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The National Review on the Republican Party

Summary:
Here’s David French, writing in the National Review: I believe Ilhan Omar is a toxic presence in American politics. Her critiques are deeply misguided. But she should temper her critiques because they’re wrong, not because she’s an immigrant. . . . The near-total silence (at least so far) from GOP leaders is deeply dispiriting. Do they not understand the message the leader of their party is sending — especially to America’s nonwhite citizens? Do they not understand that racial malice as a political strategy isn’t just an ultimately losing proposition but also deeply divisive, picking at the scabs of America’s deepest political, cultural, and spiritual wounds? Later French suggests that they do understand, but are cowards: There are many GOP leaders who, quite frankly,

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Here’s David French, writing in the National Review:

I believe Ilhan Omar is a toxic presence in American politics. Her critiques are deeply misguided. But she should temper her critiques because they’re wrong, not because she’s an immigrant.. .

The near-total silence (at least so far) from GOP leaders is deeply dispiriting. Do they not understand the message the leader of their party is sending — especially to America’s nonwhite citizens? Do they not understand that racial malice as a political strategy isn’t just an ultimately losing proposition but also deeply divisive, picking at the scabs of America’s deepest political, cultural, and spiritual wounds?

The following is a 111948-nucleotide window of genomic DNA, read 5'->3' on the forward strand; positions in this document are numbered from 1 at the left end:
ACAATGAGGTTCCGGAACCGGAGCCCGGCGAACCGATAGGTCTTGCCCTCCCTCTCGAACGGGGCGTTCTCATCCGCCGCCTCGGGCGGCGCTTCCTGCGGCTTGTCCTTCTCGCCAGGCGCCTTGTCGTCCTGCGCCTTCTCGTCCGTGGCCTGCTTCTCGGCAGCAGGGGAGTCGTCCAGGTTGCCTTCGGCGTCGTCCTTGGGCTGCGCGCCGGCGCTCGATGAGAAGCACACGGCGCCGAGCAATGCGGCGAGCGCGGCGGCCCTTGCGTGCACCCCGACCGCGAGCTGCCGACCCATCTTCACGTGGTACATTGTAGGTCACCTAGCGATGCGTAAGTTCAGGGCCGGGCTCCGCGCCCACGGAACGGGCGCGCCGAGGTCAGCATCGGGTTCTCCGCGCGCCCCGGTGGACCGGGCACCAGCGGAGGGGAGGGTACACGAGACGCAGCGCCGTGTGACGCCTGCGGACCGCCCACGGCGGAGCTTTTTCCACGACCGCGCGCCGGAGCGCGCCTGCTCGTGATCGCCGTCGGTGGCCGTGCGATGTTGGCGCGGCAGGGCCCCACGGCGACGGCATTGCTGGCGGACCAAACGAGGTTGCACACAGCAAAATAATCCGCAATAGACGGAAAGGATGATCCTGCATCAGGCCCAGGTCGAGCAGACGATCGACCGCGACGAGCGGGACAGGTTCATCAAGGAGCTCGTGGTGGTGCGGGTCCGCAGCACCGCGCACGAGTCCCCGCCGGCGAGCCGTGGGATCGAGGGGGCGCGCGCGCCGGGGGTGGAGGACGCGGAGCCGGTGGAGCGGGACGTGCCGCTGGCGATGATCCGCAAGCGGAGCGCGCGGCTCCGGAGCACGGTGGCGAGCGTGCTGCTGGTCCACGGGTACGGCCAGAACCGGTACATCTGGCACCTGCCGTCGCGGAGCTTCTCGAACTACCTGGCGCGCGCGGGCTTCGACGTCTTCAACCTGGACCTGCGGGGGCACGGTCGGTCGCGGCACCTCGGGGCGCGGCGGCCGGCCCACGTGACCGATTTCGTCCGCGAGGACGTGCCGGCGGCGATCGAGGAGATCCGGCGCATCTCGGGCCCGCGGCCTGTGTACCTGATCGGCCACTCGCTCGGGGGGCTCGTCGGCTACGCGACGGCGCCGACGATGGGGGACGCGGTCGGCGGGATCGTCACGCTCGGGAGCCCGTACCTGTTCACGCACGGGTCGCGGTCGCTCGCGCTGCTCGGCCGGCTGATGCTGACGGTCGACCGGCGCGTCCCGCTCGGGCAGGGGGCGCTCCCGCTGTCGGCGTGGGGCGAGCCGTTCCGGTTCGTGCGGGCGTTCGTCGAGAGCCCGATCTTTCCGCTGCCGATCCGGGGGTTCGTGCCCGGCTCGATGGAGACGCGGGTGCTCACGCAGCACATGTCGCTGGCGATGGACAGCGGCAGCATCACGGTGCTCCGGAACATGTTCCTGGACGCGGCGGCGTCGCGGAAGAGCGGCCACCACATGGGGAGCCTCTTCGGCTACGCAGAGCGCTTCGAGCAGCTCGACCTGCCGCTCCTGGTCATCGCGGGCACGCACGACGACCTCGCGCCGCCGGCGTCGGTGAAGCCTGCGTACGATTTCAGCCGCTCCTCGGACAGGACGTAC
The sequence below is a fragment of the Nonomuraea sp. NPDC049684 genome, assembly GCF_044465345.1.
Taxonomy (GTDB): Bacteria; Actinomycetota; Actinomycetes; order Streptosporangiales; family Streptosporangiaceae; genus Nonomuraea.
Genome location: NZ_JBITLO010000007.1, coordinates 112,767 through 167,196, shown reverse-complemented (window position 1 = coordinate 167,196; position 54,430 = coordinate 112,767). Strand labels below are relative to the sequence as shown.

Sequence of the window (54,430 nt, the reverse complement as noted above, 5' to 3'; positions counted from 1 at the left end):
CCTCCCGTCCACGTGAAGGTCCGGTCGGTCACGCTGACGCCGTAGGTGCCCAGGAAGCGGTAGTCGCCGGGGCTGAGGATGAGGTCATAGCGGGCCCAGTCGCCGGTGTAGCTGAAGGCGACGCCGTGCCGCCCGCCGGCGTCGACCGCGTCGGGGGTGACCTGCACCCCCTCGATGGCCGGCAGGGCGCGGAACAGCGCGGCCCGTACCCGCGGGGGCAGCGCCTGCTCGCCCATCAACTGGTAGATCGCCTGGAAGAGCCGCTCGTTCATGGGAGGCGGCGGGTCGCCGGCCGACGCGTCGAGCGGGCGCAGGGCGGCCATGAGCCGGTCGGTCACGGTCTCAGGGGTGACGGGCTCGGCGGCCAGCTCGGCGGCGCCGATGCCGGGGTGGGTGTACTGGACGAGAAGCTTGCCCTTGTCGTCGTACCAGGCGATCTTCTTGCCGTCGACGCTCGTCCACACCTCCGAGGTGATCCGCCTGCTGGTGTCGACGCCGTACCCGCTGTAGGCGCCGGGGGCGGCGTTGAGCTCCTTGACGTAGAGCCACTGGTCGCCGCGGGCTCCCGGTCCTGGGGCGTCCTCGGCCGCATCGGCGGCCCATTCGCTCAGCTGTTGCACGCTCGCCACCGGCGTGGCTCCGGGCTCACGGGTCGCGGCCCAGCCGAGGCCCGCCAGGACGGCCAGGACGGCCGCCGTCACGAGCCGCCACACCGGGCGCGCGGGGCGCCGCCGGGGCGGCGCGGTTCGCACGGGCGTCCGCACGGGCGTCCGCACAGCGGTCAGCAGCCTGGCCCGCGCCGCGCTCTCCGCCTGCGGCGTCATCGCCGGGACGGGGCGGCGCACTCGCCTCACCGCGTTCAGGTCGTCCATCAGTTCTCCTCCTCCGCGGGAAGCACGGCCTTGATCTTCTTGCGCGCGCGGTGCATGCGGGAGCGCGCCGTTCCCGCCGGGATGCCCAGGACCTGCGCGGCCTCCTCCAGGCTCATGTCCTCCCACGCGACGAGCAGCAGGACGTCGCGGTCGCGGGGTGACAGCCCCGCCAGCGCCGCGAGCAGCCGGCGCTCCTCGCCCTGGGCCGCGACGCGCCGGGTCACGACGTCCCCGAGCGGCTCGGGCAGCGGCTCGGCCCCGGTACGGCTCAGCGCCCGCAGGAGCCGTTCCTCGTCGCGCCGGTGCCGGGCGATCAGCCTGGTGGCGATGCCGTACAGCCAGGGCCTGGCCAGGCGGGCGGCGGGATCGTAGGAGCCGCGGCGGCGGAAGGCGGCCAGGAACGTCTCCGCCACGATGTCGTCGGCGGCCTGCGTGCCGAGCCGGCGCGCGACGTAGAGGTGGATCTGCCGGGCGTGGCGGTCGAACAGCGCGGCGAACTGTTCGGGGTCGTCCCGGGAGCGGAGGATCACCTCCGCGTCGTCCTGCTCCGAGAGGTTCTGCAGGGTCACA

Later French suggests that they do understand, but are cowards:

There are many GOP leaders who, quite frankly, understand that they criticize even the president’s racist speech at their own peril. The grassroots have spoken. Loyalty to the president must be absolute, or one risks a primary challenge. Yet individual voters have responsibilities as well, and they must understand that extraordinary loyalty to a malicious man broadcasts their own disdain for their fellow citizens.. .

Trump is fully employing malice as a political strategy. It’s not clever. It’s not shrewd. It’s destructive and wrong. The fact that so few Republicans can muster enough courage to state this obvious truth speaks to a sad reality — the rot extends far beyond 1600 Pennsylvania Avenue.

I pray that the Republican Party is a vast collection of cowards.  The alternative is too horrible to contemplate.


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Scott Sumner
Scott B. Sumner is Research Fellow at the Independent Institute, the Director of the Program on Monetary Policy at the Mercatus Center at George Mason University and an economist who teaches at Bentley University in Waltham, Massachusetts. His economics blog, The Money Illusion, popularized the idea of nominal GDP targeting, which says that the Fed should target nominal GDP—i.e., real GDP growth plus the rate of inflation—to better "induce the correct level of business investment".

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